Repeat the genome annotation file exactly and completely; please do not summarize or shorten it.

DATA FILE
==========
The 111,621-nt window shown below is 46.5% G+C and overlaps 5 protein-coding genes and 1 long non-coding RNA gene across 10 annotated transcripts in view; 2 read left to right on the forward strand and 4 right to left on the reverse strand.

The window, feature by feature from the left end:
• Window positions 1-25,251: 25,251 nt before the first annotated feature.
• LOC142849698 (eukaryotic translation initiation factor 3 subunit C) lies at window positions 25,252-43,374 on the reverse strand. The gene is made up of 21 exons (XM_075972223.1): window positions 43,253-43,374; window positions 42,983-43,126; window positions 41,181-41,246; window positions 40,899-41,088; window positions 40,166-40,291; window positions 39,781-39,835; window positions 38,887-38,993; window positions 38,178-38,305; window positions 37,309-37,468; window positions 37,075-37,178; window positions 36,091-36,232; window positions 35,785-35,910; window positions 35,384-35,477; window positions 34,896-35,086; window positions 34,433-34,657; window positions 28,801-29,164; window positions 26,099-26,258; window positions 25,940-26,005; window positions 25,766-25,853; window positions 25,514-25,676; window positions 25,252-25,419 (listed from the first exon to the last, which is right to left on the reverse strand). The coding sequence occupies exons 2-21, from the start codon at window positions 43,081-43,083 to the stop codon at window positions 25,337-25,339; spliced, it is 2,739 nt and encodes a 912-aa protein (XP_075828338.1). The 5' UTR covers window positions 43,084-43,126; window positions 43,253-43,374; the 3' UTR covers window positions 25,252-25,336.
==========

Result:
The 111,621-nt window shown below is 46.5% G+C and overlaps 5 protein-coding genes and 1 long non-coding RNA gene across 10 annotated transcripts in view; 2 read left to right on the forward strand and 4 right to left on the reverse strand.

The window, feature by feature from the left end:
• Window positions 1-25,251: 25,251 nt before the first annotated feature.
• LOC142849698 (eukaryotic translation initiation factor 3 subunit C) lies at window positions 25,252-43,374 on the reverse strand. The gene is made up of 21 exons (XM_075972223.1): window positions 43,253-43,374; window positions 42,983-43,126; window positions 41,181-41,246; window positions 40,899-41,088; window positions 40,166-40,291; window positions 39,781-39,835; window positions 38,887-38,993; window positions 38,178-38,305; window positions 37,309-37,468; window positions 37,075-37,178; window positions 36,091-36,232; window positions 35,785-35,910; window positions 35,384-35,477; window positions 34,896-35,086; window positions 34,433-34,657; window positions 28,801-29,164; window positions 26,099-26,258; window positions 25,940-26,005; window positions 25,766-25,853; window positions 25,514-25,676; window positions 25,252-25,419 (listed from the first exon to the last, which is right to left on the reverse strand). The coding sequence occupies exons 2-21, from the start codon at window positions 43,081-43,083 to the stop codon at window positions 25,337-25,339; spliced, it is 2,739 nt and encodes a 912-aa protein (XP_075828338.1). The 5' UTR covers window positions 43,084-43,126; window positions 43,253-43,374; the 3' UTR covers window positions 25,252-25,336.